Collaborative Divorce (Collaborative) is an alternative to going to court to resolve the parties' domestic issues. Collaborative offers parties a peaceful, solution-based approach to ending a relationship. Collaborative is different than traditional litigation because it promotes respect and gives control of the process to the parties, not a judge. Parties agree in writing not to go to court, so the process is more open and less adversarial. The goal is to enhance communication throughout the process and to lay the foundation for a healthier relationship during and after the domestic relationship ends. Through Collaborative a healthy relationship for the future is preserved rather than destroyed. Collaborative is based upon three underlying principles: First, the parties pledge in writing not to go to court; second, both parties engage in an honest and full exchange of information; and lastly, each solution takes into account the highest priorities of both parties and their children.
The multidisciplinary Collaborative approach provides the parties with the most knowledgeable professionals for the various needs of the parties. All professionals must be collaboratively trained prior to providing collaborative services. Traditionally the parties would each have their own collaborative attorney who provides assistance with their legal concerns and a mental health coach who provides assistance for the mental and emotional concerns. The parties then jointly select a collaborative financial expert for assistance with their financial needs and a child specialist to give voice to the needs of the children.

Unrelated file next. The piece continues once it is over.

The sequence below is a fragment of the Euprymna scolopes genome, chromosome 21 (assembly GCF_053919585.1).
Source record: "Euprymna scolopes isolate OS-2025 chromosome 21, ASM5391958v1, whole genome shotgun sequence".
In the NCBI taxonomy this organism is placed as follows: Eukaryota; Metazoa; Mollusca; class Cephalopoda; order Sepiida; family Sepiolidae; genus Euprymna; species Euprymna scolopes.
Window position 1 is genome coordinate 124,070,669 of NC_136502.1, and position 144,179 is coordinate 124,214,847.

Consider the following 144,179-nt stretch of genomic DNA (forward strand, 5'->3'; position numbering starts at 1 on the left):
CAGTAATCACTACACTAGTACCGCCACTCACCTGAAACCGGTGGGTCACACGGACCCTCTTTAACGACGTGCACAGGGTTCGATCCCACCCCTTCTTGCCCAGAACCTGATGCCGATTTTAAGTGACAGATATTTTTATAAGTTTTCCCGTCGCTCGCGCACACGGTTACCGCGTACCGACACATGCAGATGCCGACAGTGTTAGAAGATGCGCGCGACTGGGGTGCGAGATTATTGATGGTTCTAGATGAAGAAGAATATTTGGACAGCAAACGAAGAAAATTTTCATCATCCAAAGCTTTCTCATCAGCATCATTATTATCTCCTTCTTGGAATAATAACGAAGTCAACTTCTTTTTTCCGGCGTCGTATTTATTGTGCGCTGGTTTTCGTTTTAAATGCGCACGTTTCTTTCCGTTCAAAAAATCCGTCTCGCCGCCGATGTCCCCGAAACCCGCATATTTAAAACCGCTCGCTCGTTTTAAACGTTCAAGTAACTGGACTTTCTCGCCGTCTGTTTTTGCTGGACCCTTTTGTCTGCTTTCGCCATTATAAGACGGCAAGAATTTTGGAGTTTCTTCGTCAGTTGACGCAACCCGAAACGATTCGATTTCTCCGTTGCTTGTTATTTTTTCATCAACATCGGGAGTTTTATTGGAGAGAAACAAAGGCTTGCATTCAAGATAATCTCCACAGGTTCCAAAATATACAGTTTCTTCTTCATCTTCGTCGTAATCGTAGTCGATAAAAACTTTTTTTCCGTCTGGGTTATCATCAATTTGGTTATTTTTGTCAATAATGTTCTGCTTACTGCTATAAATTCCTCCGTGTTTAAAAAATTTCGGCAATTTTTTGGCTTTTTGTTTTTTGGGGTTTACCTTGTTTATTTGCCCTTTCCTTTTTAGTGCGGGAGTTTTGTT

All parties sign an agreement not to go to court. However, Collaborative is unique in that the parties and their collaborative professionals meet together for face-to-face discussions and negotiations — outside the courtroom, in an atmosphere of openness and honesty, all assets and liabilities are disclosed, needs are communicated, and solutions are explored. When children are involved, their interests are given foremost priority. The end result of a Collaborative approach is an agreement that has been achieved through mutual problem solving. The parties, along with their collaborative professionals, take control of shaping the final agreement rather than having a resolution imposed upon them by the court. Mediation is a voluntary process that clients may choose to make decisions together with the assistance of a trained professional mediator (Mediator). The Mediator facilitates the parties' discussions but does not give legal advice or make decisions. The mediator may, however, make suggestions of how the various issues in dispute can be resolved. The parties, with input from their attorneys, meet with the mediator to identify issues, complete the exchange of information if necessary, and to use non-coercive problem-solving techniques to come to an agreement. The parties can be supported in or out of the meeting room by consulting lawyers, financial and estate planners, accountants, insurance advisors, therapists and other family members.
Once an agreement is reached and approved, by both the parties and their attorneys, that agreement can be made a judgment which will be enforced by the court.
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Disclaimer: This answer was provided by an attorney selected to Super Lawyers, and is intended to be an educated opinion only. This answer should not be relied upon as legal advice, nor construed as a form of attorney-client relationship.
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Answered by: Jacqueline N. Newman, 2 days ago